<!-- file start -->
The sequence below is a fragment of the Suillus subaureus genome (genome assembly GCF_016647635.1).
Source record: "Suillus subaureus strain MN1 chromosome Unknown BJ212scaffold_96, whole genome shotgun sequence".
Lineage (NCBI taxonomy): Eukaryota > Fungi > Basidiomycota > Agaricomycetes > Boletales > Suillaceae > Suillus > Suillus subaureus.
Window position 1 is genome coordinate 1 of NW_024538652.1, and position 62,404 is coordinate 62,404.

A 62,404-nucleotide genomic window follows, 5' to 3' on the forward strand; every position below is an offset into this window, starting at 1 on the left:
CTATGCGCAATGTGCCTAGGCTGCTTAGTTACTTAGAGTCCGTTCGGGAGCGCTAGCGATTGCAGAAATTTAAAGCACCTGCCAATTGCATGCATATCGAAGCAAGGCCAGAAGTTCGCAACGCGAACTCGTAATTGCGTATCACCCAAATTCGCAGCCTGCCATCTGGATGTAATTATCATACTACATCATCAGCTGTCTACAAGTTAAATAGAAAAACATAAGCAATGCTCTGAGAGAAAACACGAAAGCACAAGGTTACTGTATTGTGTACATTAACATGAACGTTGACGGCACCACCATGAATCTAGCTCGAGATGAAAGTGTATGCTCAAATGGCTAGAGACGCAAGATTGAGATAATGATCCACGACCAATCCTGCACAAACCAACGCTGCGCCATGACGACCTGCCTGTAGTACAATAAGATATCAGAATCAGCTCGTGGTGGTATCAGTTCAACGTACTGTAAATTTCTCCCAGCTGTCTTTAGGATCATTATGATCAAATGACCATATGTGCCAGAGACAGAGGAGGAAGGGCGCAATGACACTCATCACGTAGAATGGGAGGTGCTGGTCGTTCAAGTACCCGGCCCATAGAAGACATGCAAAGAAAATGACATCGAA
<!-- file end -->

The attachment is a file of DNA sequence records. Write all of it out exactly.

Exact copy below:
The sequence below is a fragment of the Suillus subaureus genome (genome assembly GCF_016647635.1).
Source record: "Suillus subaureus strain MN1 chromosome Unknown BJ212scaffold_96, whole genome shotgun sequence".
Lineage (NCBI taxonomy): Eukaryota > Fungi > Basidiomycota > Agaricomycetes > Boletales > Suillaceae > Suillus > Suillus subaureus.
Window position 1 is genome coordinate 1 of NW_024538652.1, and position 62,404 is coordinate 62,404.

A 62,404-nucleotide genomic window follows, 5' to 3' on the forward strand; every position below is an offset into this window, starting at 1 on the left:
CTATGCGCAATGTGCCTAGGCTGCTTAGTTACTTAGAGTCCGTTCGGGAGCGCTAGCGATTGCAGAAATTTAAAGCACCTGCCAATTGCATGCATATCGAAGCAAGGCCAGAAGTTCGCAACGCGAACTCGTAATTGCGTATCACCCAAATTCGCAGCCTGCCATCTGGATGTAATTATCATACTACATCATCAGCTGTCTACAAGTTAAATAGAAAAACATAAGCAATGCTCTGAGAGAAAACACGAAAGCACAAGGTTACTGTATTGTGTACATTAACATGAACGTTGACGGCACCACCATGAATCTAGCTCGAGATGAAAGTGTATGCTCAAATGGCTAGAGACGCAAGATTGAGATAATGATCCACGACCAATCCTGCACAAACCAACGCTGCGCCATGACGACCTGCCTGTAGTACAATAAGATATCAGAATCAGCTCGTGGTGGTATCAGTTCAACGTACTGTAAATTTCTCCCAGCTGTCTTTAGGATCATTATGATCAAATGACCATATGTGCCAGAGACAGAGGAGGAAGGGCGCAATGACACTCATCACGTAGAATGGGAGGTGCTGGTCGTTCAAGTACCCGGCCCATAGAAGACATGCAAAGAAAATGACATCGAA